Ain't It The Truth?
I finally got around to reading John Lahr's Notes On A Cowardly Lion, first published in 1969. It's a biography of his father, the great clown Bert Lahr. He had a long and varied career, though most of his best performances were on stage--his work in movies and TV was minor. In fact, if he hadn't appeared in The Wizard Of Oz, he'd probably be forgotten today.
Bert starred in Aristophanes' The Birds and got embroiled in a controversy. He wanted to add certain shtick to the show, and modernize some of the lines--even ad libbing--whereas the director insisted he stick to the William Arrowsmith translation (which was not the translation he thought he'd be acting in).
Critics and academics, watching the experiment from afar, wrote about whether he had the right to do this. Some intellectuals, like poet (and translator himself) John Ciardi, wrote that Lahr should follow the original lines, while others thought his clowning was part of a tradition.
Especially Greek comedy, so obscure, and so different from comedy today. (Roman comedy we understand better. And Greek tragedy.) First, of course, any comedy loses a lot in translation. Second, Aristophanes often makes timely, local references which modern audiences wouldn't understand. Third, his style of writing, even when well-translated, doesn't necessarily play as it once did. I like to think Aristophanes would accept changes to his work, as long as they follow the intention of what he wrote. Aristophanes' work may have been many things to his contemporaries, but it wasn't stiff, so why should it sound like that in modern times?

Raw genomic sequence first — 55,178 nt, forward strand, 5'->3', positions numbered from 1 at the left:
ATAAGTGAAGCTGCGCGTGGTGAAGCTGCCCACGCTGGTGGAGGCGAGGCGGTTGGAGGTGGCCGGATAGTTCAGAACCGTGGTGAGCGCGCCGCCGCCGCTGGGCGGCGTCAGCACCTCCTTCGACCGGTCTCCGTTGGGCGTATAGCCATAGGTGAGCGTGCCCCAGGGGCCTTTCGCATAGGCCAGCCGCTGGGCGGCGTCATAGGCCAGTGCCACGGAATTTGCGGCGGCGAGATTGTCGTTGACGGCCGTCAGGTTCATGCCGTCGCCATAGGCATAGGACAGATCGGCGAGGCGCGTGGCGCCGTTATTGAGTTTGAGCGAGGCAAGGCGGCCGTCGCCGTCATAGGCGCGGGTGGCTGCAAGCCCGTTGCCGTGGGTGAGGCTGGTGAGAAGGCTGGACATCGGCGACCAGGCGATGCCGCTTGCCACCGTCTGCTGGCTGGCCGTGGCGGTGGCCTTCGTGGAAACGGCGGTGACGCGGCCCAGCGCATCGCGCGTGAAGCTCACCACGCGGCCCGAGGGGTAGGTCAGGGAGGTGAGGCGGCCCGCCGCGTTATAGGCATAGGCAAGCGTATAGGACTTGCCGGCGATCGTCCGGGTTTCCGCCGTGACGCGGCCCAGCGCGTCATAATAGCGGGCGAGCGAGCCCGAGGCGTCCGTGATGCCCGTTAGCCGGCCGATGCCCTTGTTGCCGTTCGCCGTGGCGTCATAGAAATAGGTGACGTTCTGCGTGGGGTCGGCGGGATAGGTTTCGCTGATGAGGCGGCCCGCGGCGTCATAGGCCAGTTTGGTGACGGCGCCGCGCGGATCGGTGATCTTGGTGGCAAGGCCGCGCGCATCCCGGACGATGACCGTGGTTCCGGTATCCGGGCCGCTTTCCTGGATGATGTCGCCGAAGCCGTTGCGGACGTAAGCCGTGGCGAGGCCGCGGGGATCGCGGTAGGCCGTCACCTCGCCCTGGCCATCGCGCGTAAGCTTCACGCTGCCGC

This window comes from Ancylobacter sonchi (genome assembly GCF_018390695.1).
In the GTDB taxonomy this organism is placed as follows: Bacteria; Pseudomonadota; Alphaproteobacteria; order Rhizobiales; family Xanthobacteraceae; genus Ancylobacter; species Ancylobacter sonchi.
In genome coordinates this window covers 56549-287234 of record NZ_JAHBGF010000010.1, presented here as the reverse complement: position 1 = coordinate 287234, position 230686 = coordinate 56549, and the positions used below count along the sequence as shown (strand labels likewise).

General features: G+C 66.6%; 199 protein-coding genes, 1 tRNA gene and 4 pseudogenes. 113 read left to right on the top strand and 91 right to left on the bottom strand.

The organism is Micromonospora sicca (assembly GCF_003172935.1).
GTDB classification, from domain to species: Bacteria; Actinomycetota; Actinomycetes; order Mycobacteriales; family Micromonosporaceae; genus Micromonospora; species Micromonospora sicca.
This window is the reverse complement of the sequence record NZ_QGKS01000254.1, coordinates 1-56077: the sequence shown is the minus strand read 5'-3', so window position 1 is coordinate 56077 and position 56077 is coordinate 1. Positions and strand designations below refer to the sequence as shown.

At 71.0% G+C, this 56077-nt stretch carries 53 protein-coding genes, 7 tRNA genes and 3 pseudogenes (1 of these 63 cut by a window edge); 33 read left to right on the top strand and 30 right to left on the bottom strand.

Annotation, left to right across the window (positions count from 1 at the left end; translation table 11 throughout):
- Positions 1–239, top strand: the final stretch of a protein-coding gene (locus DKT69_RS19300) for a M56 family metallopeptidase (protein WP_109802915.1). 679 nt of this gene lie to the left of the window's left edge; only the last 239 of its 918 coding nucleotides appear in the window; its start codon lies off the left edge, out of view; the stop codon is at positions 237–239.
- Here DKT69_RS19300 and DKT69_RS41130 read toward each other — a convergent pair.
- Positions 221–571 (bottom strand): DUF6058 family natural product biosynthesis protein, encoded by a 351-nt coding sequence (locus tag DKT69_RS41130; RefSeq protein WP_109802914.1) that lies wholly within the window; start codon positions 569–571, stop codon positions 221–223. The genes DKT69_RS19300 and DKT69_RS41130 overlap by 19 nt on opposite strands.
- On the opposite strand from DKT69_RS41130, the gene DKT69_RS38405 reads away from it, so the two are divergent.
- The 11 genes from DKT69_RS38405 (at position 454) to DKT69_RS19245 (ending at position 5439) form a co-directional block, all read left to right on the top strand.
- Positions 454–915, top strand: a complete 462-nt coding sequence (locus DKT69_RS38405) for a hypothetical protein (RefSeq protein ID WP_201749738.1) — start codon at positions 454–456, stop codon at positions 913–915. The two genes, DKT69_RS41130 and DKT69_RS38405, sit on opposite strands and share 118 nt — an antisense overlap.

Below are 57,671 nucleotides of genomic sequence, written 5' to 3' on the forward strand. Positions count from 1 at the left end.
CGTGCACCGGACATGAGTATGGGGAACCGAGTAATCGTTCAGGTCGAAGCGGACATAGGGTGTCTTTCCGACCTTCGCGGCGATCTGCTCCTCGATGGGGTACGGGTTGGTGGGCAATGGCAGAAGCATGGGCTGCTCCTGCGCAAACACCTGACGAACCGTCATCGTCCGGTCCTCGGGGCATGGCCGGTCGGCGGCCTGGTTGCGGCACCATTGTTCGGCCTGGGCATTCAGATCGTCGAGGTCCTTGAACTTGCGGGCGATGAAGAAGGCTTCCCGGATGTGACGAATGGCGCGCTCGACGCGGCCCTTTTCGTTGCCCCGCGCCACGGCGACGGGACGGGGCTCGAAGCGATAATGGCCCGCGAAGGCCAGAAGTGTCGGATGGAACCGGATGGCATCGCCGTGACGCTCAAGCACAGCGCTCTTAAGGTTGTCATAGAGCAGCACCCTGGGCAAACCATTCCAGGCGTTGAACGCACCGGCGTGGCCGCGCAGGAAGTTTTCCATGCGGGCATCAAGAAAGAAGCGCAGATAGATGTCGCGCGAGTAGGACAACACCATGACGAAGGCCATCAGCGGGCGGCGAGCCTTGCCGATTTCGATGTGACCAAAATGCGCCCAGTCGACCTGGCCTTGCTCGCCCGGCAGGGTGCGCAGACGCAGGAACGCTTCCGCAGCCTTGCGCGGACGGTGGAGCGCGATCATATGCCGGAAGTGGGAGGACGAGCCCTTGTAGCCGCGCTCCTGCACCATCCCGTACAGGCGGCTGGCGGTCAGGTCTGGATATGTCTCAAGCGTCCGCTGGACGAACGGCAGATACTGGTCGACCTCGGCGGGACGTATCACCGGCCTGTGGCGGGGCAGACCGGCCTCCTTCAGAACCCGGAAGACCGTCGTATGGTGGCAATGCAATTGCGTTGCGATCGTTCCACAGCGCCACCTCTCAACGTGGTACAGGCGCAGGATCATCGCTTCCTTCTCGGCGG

By the way, it was intriguing to see the name William Arrowsmith. Whenever our class was about to read one of his translations (he was well known for his work on Euripides), the professor would remind us that Arrowsmith was a lousy translator, forcing his interpretation of the play on the unsuspecting reader.